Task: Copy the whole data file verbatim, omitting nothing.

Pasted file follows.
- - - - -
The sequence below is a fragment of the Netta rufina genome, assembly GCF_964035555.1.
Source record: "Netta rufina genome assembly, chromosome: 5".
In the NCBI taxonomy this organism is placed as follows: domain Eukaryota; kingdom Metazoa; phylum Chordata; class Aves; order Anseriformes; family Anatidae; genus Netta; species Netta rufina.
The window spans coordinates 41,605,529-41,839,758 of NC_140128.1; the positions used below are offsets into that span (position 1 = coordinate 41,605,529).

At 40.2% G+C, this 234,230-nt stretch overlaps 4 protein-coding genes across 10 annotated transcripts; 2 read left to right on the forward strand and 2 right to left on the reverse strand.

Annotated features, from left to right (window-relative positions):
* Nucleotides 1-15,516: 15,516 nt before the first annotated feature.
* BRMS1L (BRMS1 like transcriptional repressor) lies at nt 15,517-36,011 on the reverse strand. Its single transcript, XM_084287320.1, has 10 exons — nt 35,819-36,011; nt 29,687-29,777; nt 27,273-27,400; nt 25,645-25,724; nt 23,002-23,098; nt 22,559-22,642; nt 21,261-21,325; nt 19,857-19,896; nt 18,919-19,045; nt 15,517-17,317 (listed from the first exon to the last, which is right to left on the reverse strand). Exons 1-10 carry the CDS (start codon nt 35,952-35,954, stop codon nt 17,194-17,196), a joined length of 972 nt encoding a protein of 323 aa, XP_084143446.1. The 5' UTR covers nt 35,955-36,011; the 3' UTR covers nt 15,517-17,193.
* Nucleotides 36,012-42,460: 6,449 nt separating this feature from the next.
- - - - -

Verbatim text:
The sequence below is a fragment of the Netta rufina genome, assembly GCF_964035555.1.
Source record: "Netta rufina genome assembly, chromosome: 5".
In the NCBI taxonomy this organism is placed as follows: domain Eukaryota; kingdom Metazoa; phylum Chordata; class Aves; order Anseriformes; family Anatidae; genus Netta; species Netta rufina.
The window spans coordinates 41,605,529-41,839,758 of NC_140128.1; the positions used below are offsets into that span (position 1 = coordinate 41,605,529).

At 40.2% G+C, this 234,230-nt stretch overlaps 4 protein-coding genes across 10 annotated transcripts; 2 read left to right on the forward strand and 2 right to left on the reverse strand.

Annotated features, from left to right (window-relative positions):
* Nucleotides 1-15,516: 15,516 nt before the first annotated feature.
* BRMS1L (BRMS1 like transcriptional repressor) lies at nt 15,517-36,011 on the reverse strand. Its single transcript, XM_084287320.1, has 10 exons — nt 35,819-36,011; nt 29,687-29,777; nt 27,273-27,400; nt 25,645-25,724; nt 23,002-23,098; nt 22,559-22,642; nt 21,261-21,325; nt 19,857-19,896; nt 18,919-19,045; nt 15,517-17,317 (listed from the first exon to the last, which is right to left on the reverse strand). Exons 1-10 carry the CDS (start codon nt 35,952-35,954, stop codon nt 17,194-17,196), a joined length of 972 nt encoding a protein of 323 aa, XP_084143446.1. The 5' UTR covers nt 35,955-36,011; the 3' UTR covers nt 15,517-17,193.
* Nucleotides 36,012-42,460: 6,449 nt separating this feature from the next.